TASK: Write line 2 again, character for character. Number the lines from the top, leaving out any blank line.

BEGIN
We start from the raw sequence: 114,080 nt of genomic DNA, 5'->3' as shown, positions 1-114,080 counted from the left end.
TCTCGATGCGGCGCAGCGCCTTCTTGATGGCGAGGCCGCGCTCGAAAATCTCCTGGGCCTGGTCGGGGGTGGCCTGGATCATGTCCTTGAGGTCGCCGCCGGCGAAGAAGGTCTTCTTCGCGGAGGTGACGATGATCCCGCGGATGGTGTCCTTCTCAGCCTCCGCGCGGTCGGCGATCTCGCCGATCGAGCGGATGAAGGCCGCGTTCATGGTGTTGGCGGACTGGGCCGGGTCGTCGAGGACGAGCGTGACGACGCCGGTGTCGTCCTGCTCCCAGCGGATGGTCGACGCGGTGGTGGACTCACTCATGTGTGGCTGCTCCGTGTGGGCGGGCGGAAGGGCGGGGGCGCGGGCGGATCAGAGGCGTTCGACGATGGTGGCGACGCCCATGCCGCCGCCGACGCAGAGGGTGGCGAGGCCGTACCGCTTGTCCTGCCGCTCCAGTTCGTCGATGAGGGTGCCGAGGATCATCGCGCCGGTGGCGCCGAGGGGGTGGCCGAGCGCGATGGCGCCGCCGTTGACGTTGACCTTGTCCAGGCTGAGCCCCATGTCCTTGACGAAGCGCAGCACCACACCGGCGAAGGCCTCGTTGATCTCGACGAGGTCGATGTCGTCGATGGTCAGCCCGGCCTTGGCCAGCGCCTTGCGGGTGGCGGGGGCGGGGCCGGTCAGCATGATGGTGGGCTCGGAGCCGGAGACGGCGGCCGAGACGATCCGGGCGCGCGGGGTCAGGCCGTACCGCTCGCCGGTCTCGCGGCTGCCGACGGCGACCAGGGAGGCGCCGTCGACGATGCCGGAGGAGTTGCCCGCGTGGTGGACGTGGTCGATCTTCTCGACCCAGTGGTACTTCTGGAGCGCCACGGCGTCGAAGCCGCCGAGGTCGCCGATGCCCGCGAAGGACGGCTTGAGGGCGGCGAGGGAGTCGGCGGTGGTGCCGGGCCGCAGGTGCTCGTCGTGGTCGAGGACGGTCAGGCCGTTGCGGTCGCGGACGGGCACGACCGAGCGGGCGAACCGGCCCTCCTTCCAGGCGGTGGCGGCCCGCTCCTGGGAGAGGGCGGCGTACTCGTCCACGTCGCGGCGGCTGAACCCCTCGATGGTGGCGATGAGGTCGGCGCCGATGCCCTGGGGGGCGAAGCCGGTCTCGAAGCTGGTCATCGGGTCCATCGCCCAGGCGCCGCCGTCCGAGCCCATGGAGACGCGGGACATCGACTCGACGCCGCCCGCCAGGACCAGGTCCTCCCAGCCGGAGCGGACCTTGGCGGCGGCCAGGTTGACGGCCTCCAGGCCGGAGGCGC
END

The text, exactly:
TCTCGATGCGGCGCAGCGCCTTCTTGATGGCGAGGCCGCGCTCGAAAATCTCCTGGGCCTGGTCGGGGGTGGCCTGGATCATGTCCTTGAGGTCGCCGCCGGCGAAGAAGGTCTTCTTCGCGGAGGTGACGATGATCCCGCGGATGGTGTCCTTCTCAGCCTCCGCGCGGTCGGCGATCTCGCCGATCGAGCGGATGAAGGCCGCGTTCATGGTGTTGGCGGACTGGGCCGGGTCGTCGAGGACGAGCGTGACGACGCCGGTGTCGTCCTGCTCCCAGCGGATGGTCGACGCGGTGGTGGACTCACTCATGTGTGGCTGCTCCGTGTGGGCGGGCGGAAGGGCGGGGGCGCGGGCGGATCAGAGGCGTTCGACGATGGTGGCGACGCCCATGCCGCCGCCGACGCAGAGGGTGGCGAGGCCGTACCGCTTGTCCTGCCGCTCCAGTTCGTCGATGAGGGTGCCGAGGATCATCGCGCCGGTGGCGCCGAGGGGGTGGCCGAGCGCGATGGCGCCGCCGTTGACGTTGACCTTGTCCAGGCTGAGCCCCATGTCCTTGACGAAGCGCAGCACCACACCGGCGAAGGCCTCGTTGATCTCGACGAGGTCGATGTCGTCGATGGTCAGCCCGGCCTTGGCCAGCGCCTTGCGGGTGGCGGGGGCGGGGCCGGTCAGCATGATGGTGGGCTCGGAGCCGGAGACGGCGGCCGAGACGATCCGGGCGCGCGGGGTCAGGCCGTACCGCTCGCCGGTCTCGCGGCTGCCGACGGCGACCAGGGAGGCGCCGTCGACGATGCCGGAGGAGTTGCCCGCGTGGTGGACGTGGTCGATCTTCTCGACCCAGTGGTACTTCTGGAGCGCCACGGCGTCGAAGCCGCCGAGGTCGCCGATGCCCGCGAAGGACGGCTTGAGGGCGGCGAGGGAGTCGGCGGTGGTGCCGGGCCGCAGGTGCTCGTCGTGGTCGAGGACGGTCAGGCCGTTGCGGTCGCGGACGGGCACGACCGAGCGGGCGAACCGGCCCTCCTTCCAGGCGGTGGCGGCCCGCTCCTGGGAGAGGGCGGCGTACTCGTCCACGTCGCGGCGGCTGAACCCCTCGATGGTGGCGATGAGGTCGGCGCCGATGCCCTGGGGGGCGAAGCCGGTCTCGAAGCTGGTCATCGGGTCCATCGCCCAGGCGCCGCCGTCCGAGCCCATGGAGACGCGGGACATCGACTCGACGCCGCCCGCCAGGACCAGGTCCTCCCAGCCGGAGCGGACCTTGGCGGCGGCCAGGTTGACGGCCTCCAGGCCGGAGGCGC